Why is there a renewed push to bring down Confederate monuments after George Floyd’s death?

People gather at the Robert E. Lee Monument, now covered by protest graffiti, in Richmond, Virginia on June 7, 2020, following a week of unrest in the U.S. against police brutality and racism in policing. The statue of the Confederate Civil War general is slated for removal at the order of Gov. Ralph Northam. (AP Photo by J. Scott Applewhite

The subject of a long-standing national debate, public symbols of the Confederacy—staunchly defended by some and widely reviled by others—are garnering renewed attention amid the nationwide protests against police violence and racial injustice in the U.S. 

There’s speculation that the swiftness of the response from protesters and city leaders to remove symbols of white supremacy signals a readiness from some to go beyond merely talking about it. On Wednesday, NASCAR announced that it is banning Confederate flags from its race tracks and events. And in a matter of just weeks after George Floyd’s killing by a Minneapolis police officer, contentious statues have been toppled and defaced across the South.

Patricia Davis, an associate professor of communication studies at Northeastern, says that while she is excited about the reinvigorated campaign to remove the memorials, she is also conscious of the reality that previous grassroots attempts haven’t always produced the results desired by detractors. 

Portrait of Patricia Davis

Patricia Davis is an associate professor of Communication Studies in the College of Arts, Media and Design at Northeastern. Photo by Ruby Wallau/Northeastern University

“In the past, these smaller acts of resistance were usually met with the replacement of the monuments, and often in bigger, more imposing versions of them,” she says.,“[whereas] when state authorities remove them, they tend to be permanent removals, and make a stronger statement about the community’s values.”

But, she adds, “There is also a strong possibility that, this time, they won’t be replaced with bigger, more offensive Confederate monuments.”  

Davis says that to Black people, the monuments are a reminder of the painful history of slavery and the Jim Crow era, whereas some white Americans, she argues, claim to view them as historical markers or an emblem of a heritage, which includes the preservation of white supremacy.

“But whiteness doesn’t have quite the currency that it had 50 years ago. So these statues serve as reminders of what that currency was—and also to African Americans that they’ll never be fully considered citizens,” Davis says.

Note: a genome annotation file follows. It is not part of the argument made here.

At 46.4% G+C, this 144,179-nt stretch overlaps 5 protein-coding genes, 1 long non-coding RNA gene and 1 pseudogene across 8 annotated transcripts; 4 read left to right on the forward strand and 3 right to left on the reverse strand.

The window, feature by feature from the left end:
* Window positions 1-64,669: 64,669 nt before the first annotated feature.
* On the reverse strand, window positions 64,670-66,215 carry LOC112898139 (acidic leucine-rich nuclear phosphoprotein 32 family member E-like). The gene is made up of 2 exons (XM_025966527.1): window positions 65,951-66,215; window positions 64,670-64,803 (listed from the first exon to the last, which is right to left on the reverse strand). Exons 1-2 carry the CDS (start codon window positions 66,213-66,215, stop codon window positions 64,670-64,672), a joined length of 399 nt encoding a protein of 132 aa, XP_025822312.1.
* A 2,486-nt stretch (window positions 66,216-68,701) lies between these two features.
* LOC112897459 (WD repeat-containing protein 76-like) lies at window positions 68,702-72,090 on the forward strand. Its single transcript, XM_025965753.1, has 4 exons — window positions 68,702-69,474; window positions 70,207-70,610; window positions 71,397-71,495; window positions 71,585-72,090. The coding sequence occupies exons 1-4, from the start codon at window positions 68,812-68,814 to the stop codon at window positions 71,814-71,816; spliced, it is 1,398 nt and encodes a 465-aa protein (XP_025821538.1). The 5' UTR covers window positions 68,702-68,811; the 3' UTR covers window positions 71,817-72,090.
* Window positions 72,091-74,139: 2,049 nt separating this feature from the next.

Davis has studied how Black people chronicled their lives before, during, and immediately after the Civil War, and specifically, she has analyzed how Black history museums have memorialized the experience of people of African descent from the late 18th century to the late 19th century. As part of that work, she has also examined efforts to remove Confederate monuments. 

In an essay, titled “In the Aftermath: Memorials of the Confederacy, Symbols of Oppression, and the Rhetoric of Removal,” for the book Rhetoric, Race, Religion, and the Charleston Shootings, Davis argues that the removal of Confederate monuments is an example of a “speech act”—an act that can be performed by saying that one is doing so—designed to produce a discourse of resistance.

“One of the arguments I make in the essay is that the removal of the Confederate monuments—by the state—has much greater rhetorical force than individual acts of resistance, such as defacing them or individuals or groups destroying them,” she says.

The discourse around Confederate symbols has traditionally revolved around the perspectives of white people, says Davis, but the Black Lives Matter protests seek to change that.

“There have been many discourses to suggest to Black people that their lives have no value, and Confederate monuments are one of the more influential ways in which this particular sentiment has been expressed,” Davis says. “It takes a couple of degrees to get there, but removal does serve as a statement that your lives have value because your historical experiences have value.”

While it’s too early to tell whether the current protests will lead to lasting change, Davis says she is “cautiously optimistic that this time, things may be different” on turning the tide on racism and inequality. She says she is encouraged by the public sentiment from local governments and businesses and the solidarity shown by people around the world.

“I will wait to see exactly how this plays out, because even though this one does feel different, we have had situations in the past where it looked like things were going to change and they did not—in fact, they got worse in some cases,” she says. “So we’ll see.”

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